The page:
Study Limitations

While every attempt was made to capture and review studies meeting the inclusion criteria, it is possible studies were missed. In addition, the review and quality ratings were conducted by one investigator and were not confirmed by another reviewer. While this review attempted to expand on Nelson and colleagues’ systematic review of EA screening instruments,5 slightly more broad inclusion criteria and the addition of descriptive questions undoubtedly resulted in important differences in both the number of studies included and their subsequent analysis. Every effort was made to prevent hasty analytic conclusions regarding the nature and quality of the studies reviewed, as recommended by Whittemore and Knafl.21 

Areas for Future Research

This review highlights the need for additional research to address the gaps in EA screening. Similar to Nelson and colleagues’ assessment,5 no studies investigated the possible adverse effects of EA screening. Future qualitative research could examine the lived experience of elders who screen positive for abuse using an EA screening instrument within primary care and are referred to Adult Protective Services. The longitudinal nature of this type of study presents many challenges, but the exploration of both the diagnostic and therapeutic impact of EA screening on elders deserves consideration. Feasibility studies are needed to examine the time requirement, impact on clinic processes, implementation fidelity, and costs of EA screening. 

The majority of the instruments were administered by researchers or experts. Additional research is needed to examine the impact of the instrument delivery method on the self-report of abuse by elders. Delivery methods to explore include administration by healthcare providers other than physicians, such as nurses or medical assistants, and the self-administration by elders. The use of technology to deliver EA screening instruments within the primary care environment also remains unexplored in the literature. While the inclusion of EA screening instrument studies on elders with dementia is significant, more investigation of the use of EA screening instruments needs to be conducted with various ethnic and cultural groups. More effort also needs to be made to validate instruments in other languages, especially Spanish.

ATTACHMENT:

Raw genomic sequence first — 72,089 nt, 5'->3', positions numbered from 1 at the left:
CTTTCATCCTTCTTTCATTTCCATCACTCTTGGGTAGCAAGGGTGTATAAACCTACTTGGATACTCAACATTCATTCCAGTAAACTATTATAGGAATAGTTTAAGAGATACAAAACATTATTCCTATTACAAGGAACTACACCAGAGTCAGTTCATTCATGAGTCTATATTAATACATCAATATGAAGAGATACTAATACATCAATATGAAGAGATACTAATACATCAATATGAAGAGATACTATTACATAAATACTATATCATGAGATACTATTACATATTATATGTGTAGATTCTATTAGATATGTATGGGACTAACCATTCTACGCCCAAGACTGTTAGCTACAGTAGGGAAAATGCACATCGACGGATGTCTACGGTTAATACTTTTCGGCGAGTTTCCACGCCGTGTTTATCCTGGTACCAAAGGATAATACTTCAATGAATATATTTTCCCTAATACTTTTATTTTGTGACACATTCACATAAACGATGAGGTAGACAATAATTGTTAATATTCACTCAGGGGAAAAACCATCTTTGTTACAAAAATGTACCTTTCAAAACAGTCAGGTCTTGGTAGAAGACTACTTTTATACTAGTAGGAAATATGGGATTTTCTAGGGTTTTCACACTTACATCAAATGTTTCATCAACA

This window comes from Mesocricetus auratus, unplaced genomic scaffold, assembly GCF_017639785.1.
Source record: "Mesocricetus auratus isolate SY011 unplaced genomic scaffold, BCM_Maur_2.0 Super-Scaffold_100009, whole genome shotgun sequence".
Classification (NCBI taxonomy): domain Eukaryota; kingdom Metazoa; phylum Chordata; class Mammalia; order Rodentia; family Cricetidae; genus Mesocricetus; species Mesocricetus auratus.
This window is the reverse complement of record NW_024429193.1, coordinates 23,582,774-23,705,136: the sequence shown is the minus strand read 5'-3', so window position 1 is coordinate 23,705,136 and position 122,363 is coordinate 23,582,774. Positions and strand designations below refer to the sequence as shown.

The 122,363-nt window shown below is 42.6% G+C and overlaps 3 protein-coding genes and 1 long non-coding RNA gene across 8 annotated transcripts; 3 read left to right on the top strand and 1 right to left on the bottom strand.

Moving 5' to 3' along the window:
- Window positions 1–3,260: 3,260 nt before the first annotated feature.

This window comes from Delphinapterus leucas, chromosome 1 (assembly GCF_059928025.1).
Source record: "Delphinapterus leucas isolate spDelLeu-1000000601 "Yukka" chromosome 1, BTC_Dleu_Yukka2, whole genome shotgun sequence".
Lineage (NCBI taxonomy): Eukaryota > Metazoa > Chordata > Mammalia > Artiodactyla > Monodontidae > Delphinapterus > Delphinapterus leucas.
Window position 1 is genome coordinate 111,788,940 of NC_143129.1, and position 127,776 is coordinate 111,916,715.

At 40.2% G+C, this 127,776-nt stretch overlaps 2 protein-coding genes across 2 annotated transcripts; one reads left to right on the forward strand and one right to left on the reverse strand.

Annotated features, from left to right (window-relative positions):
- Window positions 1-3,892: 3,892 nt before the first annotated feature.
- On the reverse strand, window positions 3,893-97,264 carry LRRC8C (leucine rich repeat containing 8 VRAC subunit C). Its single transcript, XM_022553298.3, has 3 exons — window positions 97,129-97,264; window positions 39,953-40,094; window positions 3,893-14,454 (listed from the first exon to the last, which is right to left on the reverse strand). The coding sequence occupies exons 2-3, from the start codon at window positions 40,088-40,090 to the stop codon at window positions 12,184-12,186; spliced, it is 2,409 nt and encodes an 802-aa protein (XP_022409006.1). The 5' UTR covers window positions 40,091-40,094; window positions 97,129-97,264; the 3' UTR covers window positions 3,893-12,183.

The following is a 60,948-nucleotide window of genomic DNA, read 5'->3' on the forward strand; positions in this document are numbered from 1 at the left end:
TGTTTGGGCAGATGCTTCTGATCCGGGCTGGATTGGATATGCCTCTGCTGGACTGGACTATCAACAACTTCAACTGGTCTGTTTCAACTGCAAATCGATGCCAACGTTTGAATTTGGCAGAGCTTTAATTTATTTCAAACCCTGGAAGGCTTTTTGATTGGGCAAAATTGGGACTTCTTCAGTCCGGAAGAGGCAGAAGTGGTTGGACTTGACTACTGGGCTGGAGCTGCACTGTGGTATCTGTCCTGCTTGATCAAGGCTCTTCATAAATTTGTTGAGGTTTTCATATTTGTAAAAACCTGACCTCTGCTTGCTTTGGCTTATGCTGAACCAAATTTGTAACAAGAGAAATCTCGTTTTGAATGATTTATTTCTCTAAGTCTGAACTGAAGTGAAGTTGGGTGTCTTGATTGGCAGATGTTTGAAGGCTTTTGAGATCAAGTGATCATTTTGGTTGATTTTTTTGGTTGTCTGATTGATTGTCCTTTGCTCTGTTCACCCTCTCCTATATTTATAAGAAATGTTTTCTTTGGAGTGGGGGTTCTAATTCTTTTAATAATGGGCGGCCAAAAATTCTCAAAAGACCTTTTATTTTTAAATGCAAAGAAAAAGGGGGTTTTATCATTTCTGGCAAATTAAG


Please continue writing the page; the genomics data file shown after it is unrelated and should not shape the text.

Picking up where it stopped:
Conclusion

The purpose of this integrative review was to explore the state of EA screening instruments developed between 2004 and 2011. Ten studies were included and six questions were examined. We found substantial growth in the nature and number of studies evaluating EA screening instruments for caregivers, caregivers and elders (care recipients), and elders. We also found that noteworthy knowledge has been gained in the development of new EA instruments and in the ability of EA screening instruments to identify current harm or risk of harm using sensitivity, specificity, and PPVs and NPVs.The studies continue to provide lower-level evidence that is descriptive and cross-sectional in nature. Unfortunately, due to ethical concerns, higher level evidence involving randomized controlled trials may not be realistic. Three of the 10 studies were administered in healthcare environments and many investigated the use of short and less complicated EA screening instruments, as recommended by Nelson and colleagues.5 Four studies included participants with dementia, which may signal a reduction of barriers to conducting EA screening instrument research in this vulnerable patient population. Although there are many gaps left to explore with regard to EA screening, this review provides evidence that the challenge made by Nelson and colleagues in 2004 to “establish a research agenda to develop, test, and implement” effective EA screening instruments was heard and is on its way to being answered.

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Disclosures:

The authors report no relevant financial relationships.

 

Address correspondence to:

Hollie K. Caldwell, PhD(c), MSN, RN

College of Nursing

Medical University of South Carolina

99 Jonathan Lucas St.

Charleston, SC 29425

campanel@musc.edu